Saturday, January 14, 2012

Brooklyn's Rube Goldberg

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Rube Goldberg was an inventor and cartoonist born the same year as Max Linder (1883), which is to say a few years after Mack Sennett and a few years before Charlie Chaplin and Stan Laurel. He drew popular cartoons of elaborate gadgets that performed simple tasks in the most convoluted way imaginable.

Goldberg's eccentric approach to tackling life's everyday obstacles makes him a spiritual cousin to many of the silent film comedians, especially Buster Keaton. "Rube Goldberg machines" have continued to capture our imagination a century later, but I for one have never seen anything nearly as fantastic as the work of kinetic artist Joseph Herscher, as profiled in this cool video from the NY Times:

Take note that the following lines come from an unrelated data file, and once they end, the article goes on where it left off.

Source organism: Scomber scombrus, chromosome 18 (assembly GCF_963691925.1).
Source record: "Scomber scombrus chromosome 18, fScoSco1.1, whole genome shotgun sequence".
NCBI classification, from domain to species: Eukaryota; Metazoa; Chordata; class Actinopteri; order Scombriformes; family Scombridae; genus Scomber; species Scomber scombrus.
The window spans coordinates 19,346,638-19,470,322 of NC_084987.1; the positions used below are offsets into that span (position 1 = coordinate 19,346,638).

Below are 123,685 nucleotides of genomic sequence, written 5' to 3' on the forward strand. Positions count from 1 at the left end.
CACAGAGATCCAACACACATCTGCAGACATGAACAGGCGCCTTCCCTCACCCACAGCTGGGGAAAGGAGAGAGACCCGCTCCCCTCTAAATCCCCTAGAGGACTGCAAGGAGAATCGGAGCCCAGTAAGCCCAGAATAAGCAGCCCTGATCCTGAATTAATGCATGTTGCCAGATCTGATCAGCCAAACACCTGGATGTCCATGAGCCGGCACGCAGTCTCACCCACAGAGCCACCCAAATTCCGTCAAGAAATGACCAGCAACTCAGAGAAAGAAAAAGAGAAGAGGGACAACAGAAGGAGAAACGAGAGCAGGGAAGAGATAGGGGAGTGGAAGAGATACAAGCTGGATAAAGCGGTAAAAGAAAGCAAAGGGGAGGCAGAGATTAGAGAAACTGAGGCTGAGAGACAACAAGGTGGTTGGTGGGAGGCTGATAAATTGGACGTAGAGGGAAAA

Although Herscher only makes himself a minor player in this machine drama, physical comedians do not hesitate to throw themselves into the action. Buster Keaton's movies are full of oddball inventions, such as these from The Electric House (1922):

But this is a comedy, so every invention of Keaton's must of course backfire in the second half of the movie. You can see for yourself by watching the whole movie online here, though I of course recommend treating yourself to a high-quality DVD. You deserve it!

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